Meet These Incredible Women Advancing A.I. Research

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"Through making our large datasets and systems publicly available, we've enabled research groups around the world to make significant progress on building machines that can automatically answer questions about visual content," she highlights. When Thomas first started researching deep neural networks a few years ago, virtually no educational resources existed online. Suchi Saria, Assistant Professor at Johns Hopkins University, believes computational modeling of data from sensor platforms and electronic medical records presents "a tremendous opportunity for high impact work." Since receiving her PhD in Computer Science from Stanford, Shubha Nabar has built data products and data science teams at Microsoft, LinkedIn, and now Salesforce.


This chart illustrates how AI is exploding at Google

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These are some the most elite academic journals in the world. And last year, one tech company, Alphabet's Google, published papers in all of them. The unprecedented run of scientific results by the Mountain View search giant touched on everything from ophthalmology to computer games to neuroscience and climate models. For Google, 2016 was an annus mirabilis during which its researchers cracked the top journals and set records for sheer volume. Behind the surge is Google's growing investment in artificial intelligence, particularly "deep learning," a technique whose ability to make sense of images and other data is enhancing services like search and translation (see "10 Breakthrough Technologies 2013: Deep Learning").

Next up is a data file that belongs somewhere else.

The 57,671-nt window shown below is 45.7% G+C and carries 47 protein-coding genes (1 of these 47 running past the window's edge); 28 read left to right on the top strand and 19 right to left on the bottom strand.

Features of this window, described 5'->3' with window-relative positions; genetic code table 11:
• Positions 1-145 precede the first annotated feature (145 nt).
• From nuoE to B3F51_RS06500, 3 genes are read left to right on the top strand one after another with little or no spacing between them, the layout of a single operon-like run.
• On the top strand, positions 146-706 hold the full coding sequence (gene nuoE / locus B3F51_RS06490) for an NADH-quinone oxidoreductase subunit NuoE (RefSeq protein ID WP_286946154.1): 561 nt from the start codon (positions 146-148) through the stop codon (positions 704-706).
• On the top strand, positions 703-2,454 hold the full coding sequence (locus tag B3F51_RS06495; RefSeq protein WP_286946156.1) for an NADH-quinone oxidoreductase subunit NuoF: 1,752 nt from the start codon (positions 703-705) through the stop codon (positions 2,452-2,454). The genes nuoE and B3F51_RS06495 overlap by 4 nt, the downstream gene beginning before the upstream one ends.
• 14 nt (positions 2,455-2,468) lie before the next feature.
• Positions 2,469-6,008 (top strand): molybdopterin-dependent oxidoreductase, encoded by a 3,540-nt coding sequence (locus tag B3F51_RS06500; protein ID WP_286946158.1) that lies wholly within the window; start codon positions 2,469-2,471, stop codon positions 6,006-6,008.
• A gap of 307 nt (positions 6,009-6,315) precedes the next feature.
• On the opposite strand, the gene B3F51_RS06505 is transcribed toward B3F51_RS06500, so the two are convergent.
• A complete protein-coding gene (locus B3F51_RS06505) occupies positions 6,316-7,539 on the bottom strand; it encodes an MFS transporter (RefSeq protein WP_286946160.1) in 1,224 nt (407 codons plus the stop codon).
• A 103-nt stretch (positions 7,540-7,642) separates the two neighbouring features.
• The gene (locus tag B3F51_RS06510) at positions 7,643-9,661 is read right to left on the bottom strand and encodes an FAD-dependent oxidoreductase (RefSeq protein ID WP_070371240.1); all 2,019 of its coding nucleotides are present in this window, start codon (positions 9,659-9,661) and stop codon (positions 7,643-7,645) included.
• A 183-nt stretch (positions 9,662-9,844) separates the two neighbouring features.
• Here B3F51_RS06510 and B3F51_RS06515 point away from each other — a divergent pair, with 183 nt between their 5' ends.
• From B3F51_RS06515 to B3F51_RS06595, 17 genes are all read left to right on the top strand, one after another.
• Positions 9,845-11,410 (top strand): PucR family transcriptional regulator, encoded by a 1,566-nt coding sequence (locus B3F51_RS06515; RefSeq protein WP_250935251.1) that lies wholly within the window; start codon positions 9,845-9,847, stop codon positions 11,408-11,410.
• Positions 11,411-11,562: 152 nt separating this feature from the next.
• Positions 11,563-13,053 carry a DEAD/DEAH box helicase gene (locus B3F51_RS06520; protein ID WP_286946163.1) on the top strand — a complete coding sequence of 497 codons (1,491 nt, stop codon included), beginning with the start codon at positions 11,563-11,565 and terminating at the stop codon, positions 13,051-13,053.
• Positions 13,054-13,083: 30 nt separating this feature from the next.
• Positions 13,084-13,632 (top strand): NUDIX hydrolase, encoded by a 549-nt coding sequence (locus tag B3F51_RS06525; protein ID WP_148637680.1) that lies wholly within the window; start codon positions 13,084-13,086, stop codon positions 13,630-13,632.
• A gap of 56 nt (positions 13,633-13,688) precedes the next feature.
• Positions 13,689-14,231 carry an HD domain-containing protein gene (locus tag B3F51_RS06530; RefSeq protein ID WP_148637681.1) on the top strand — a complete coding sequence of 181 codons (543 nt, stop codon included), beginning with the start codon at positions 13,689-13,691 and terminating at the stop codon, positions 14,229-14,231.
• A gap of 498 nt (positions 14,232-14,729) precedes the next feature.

This chart illustrates how AI is exploding at Google

#artificialintelligence

These are some the most elite academic journals in the world. And last year, one tech company, Alphabet's Google, published papers in all of them. The unprecedented run of scientific results by the Mountain View search giant touched on everything from ophthalmology to computer games to neuroscience and climate models. For Google, 2016 was an annus mirabilis during which its researchers cracked the top journals and set records for sheer volume. Behind the surge is Google's growing investment in artificial intelligence, particularly "deep learning," a technique whose ability to make sense of images and other data is enhancing services like search and translation (see "10 Breakthrough Technologies 2013: Deep Learning").


This chart illustrates how AI is exploding at Google

#artificialintelligence

And last year, one tech company, Alphabet's Google, published papers in all of them. According to the tally Google provided to MIT Technology Review, it published 218 journal or conference papers on machine learning in 2016, nearly twice as many as it did two years ago. "The top people care about advancing the world, and that means writing papers the world can use, and writing code the world can use." So when Apple hired computer scientist Russ Salakhutdinov from Carnegie Mellon last year as its new head of AI, he was immediately allowed to break Apple's code of secrecy by blogging and giving talks.


This chart illustrates how AI is exploding at Google

#artificialintelligence

And last year, one tech company, Alphabet's Google, published papers in all of them. According to the tally Google provided to MIT Technology Review, it published 218 journal or conference papers on machine learning in 2016, nearly twice as many as it did two years ago. "The top people care about advancing the world, and that means writing papers the world can use, and write code the world can use." So when Apple hired computer scientist Russ Salakhutdinov from Carnegie Mellon last year as its new head of AI, he was immediately allowed to break Apple's code of secrecy by blogging and giving talks.


This chart illustrates how AI is exploding at Google

#artificialintelligence

And last year, one tech company, Alphabet's Google, published papers in all of them. According to the tally Google provided to MIT Technology Review, it published 218 journal or conference papers on machine learning in 2016, nearly twice as many as it did two years ago. "The top people care about advancing the world, and that means writing papers the world can use, and write code the world can use." So when Apple hired computer scientist Russ Salakhutdinov from Carnegie Mellon last year as its new head of AI, he was immediately allowed to break Apple's code of secrecy by blogging and giving talks.